Summary of Cranial nerves
Transcript for Cranial nerves
Content Reviewers:Rishi Desai, MD, MPH, Tanner Marshall, MS, Evan Debevec-McKenney, Antonella Melani, MD
The cranial nerves consist of 12 pair of nerves originating directly from the brain and brainstem. They supply both motor and sensory information from the brain to other parts of the body, primarily supplying the region of the head and neck.
The nervous system is divided into the central nervous system, so the brain and the spinal cord, and the peripheral nervous system, which is further divided into the somatic and the autonomic nervous systems.
Broadly speaking, the nervous system is split into an afferent and an efferent division.
The afferent division brings sensory information - like vision, smell, touch, and proprioception - from the outside world into the brain.
On the other hand, the efferent division brings motor information from the brain to the periphery, ultimately resulting in contraction of skeletal muscles to trigger movement through the somatic nervous system, as well as contraction of the smooth muscles to trigger activity of the glands and organs through the autonomic nervous system.
Neurons are the main cells of the nervous system. They’re composed of a cell body, which contains all the cell’s organelles, and when there’s a group of neuron cell bodies located in the central nervous system, the whole thing is called a nucleus, while a group of neuron cell bodies that are located outside of the central nervous system is called a ganglion.
Neurons have nerve fibers that extend out from the neuron cell body - these are either dendrites that receive signals from other neurons, or axons that send signals along to other neurons.
Where two neurons come together is called a synapse, and that’s where one end of an axon releases neurotransmitters, further relaying the signal to the dendrites or directly to the cell body of the next neuron in the series.
Now, the peripheral nervous system consists of nerves, which are enclosed bundles of axons that connect the central nervous system to every other part of the body.
Some nerves are purely sensory or purely motor, while most nerves are mixed.
Nerves are either classified as cranial nerves - those are ones that exit from the skull and innervate the head and neck - or spinal nerves, those are ones that exit from the spinal cord and innervate the rest of the body. Let’s focus on cranial nerves.
There are twelve cranial nerves pairs that are numbered based on the order in which they arise from different nuclei in the brain, except for cranial nerves eleven and twelve, which are inverted.
In order from one to twelve, the cranial nerves are called olfactory, optic, oculomotor, trochlear, trigeminal, abducens, facial, vestibulocochlear, glossopharyngeal, vagus, accessory, and hypoglossal. And a quick way to remember them is with the acronym “On Old Olympus’ Towering Top A Finn Van German Viewed A Hop.”
The cranial nerves exit the skull through different openings or foramina.
The primary functions of the cranial nerves - so sensory, motor, or both for mixed - can be remembered with the acronym “some say marry money, but my brother says big brains matter more.”
The first cranial nerve, the olfactory nerve, arises from the primary olfactory cortex, which is located at the temporal lobe of the brain.
Fibers from the olfactory cortex neurons form the olfactory tracts of the olfactory nerves, which run to the olfactory bulb.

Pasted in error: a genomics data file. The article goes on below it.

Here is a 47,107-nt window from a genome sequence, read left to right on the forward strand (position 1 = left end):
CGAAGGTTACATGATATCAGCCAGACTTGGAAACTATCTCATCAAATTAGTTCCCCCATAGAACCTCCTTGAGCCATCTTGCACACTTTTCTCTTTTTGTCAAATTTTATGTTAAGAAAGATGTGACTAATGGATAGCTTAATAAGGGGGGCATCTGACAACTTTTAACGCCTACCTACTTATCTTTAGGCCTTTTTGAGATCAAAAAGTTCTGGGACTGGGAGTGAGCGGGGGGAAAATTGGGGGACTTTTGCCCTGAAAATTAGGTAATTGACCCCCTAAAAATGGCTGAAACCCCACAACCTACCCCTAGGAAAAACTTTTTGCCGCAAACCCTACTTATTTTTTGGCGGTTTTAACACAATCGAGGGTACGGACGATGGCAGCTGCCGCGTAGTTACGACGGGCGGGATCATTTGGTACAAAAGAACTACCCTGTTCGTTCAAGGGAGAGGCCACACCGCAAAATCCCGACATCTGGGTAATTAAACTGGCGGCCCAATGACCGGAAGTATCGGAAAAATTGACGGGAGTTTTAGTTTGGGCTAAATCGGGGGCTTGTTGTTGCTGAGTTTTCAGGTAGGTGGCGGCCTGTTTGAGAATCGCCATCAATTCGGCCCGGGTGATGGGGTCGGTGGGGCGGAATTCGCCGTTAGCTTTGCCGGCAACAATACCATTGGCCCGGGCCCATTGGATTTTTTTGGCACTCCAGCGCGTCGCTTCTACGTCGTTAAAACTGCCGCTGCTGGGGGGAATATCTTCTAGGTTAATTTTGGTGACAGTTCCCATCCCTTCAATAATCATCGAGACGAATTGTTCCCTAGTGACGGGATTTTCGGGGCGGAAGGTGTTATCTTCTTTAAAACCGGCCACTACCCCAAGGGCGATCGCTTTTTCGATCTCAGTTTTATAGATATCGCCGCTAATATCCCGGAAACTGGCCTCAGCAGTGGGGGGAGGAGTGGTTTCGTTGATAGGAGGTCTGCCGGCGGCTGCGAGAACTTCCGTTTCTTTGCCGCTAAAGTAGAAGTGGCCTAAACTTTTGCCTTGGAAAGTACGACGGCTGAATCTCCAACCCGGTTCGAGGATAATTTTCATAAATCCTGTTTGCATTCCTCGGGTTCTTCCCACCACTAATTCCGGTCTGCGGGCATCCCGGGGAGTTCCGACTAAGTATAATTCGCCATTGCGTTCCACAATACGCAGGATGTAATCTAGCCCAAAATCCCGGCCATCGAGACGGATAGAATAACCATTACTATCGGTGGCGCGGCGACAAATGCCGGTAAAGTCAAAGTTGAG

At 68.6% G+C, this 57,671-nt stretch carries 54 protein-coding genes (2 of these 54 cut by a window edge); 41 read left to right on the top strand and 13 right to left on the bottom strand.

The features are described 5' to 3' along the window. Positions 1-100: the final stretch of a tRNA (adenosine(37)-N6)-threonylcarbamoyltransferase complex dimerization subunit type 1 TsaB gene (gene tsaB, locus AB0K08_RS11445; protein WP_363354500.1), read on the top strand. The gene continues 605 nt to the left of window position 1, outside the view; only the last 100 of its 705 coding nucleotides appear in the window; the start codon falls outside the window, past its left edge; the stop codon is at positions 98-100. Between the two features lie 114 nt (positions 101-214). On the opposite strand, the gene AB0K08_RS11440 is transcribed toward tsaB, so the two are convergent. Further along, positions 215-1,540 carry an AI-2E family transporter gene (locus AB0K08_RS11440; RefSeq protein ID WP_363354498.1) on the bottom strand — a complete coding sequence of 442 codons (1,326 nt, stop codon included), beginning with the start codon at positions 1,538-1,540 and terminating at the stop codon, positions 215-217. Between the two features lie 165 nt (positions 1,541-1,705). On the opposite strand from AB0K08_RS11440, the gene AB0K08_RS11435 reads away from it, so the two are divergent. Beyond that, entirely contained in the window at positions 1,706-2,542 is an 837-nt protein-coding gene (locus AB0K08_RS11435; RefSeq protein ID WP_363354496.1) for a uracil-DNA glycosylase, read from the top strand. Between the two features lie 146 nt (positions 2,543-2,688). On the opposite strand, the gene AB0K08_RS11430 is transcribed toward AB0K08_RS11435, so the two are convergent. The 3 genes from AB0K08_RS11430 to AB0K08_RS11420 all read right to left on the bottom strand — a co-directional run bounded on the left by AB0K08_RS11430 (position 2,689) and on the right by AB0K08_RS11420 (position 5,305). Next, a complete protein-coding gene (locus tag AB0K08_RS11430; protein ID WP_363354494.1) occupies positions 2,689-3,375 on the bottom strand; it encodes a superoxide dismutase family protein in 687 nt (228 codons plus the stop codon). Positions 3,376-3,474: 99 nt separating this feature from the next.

The olfactory bulb lies right above the cribriform plate of the ethmoid bone of the skull. It receives information from tiny sensory nerve fibers that run through the cribriform plate to synapse with neurons in the olfactory bulb.
These sensory fibers are axons coming from the olfactory neurons in the nasal cavity, which have specific receptors that can bind to a variety of odor molecules.
The second cranial nerve, called the optic nerve, actually emerges from the retina of the eye.
The optic nerve then passes through the optic canal and meets the optic nerve coming from the other eye at the optic chiasm. Here, partial decussation occurs, meaning that the fibers coming from the temporal visual fields of eye cross to the opposite side.
After decussating, the optic nerve fibers form the optic tracts. So each optic tract carries information from the opposite visual field of each eye.
Then, the optic fibers travel and synapse at different nuclei – some synapse at the suprachiasmatic nucleus located in the hypothalamus and help regulate the sleep wake cycle, some synapse at the pretectal nucleusi in the midbrain and help regulate eye reflexes, and most fibers synapse at the lateral geniculate nucleus in the thalamus.
From here, thalamic fibers form the optic radiations, which run to the occipital visual cortex where the brain interprets what you see.
There are three purely motor cranial nerves in charge of eye movement: the third cranial nerve, called the oculomotor nerve, the fourth cranial nerve, called the trochlear nerve, and the sixth cranial nerve, called the abducens nerve.
The oculomotor nerve arises from the ventral midbrain, and then it runs through the superior orbital fissure - a foramen in the sphenoid bone of the skull, to enter the orbit.
Here, the oculomotor nerve splits into a superior and inferior branch.
The superior branch innervates the levator palpebrae superioris muscle - which raises the upper eyelid – and the superior rectus muscle that elevates the eye.
The inferior branch innervates the inferior oblique, and the inferior and medial rectus muscles, which help elevate and abduct, depress and adduct, and just adduct the eyeball, respectively.
Some fibers of the inferior branch go to the ciliary ganglion, and synapse with autonomic nerve cell bodies.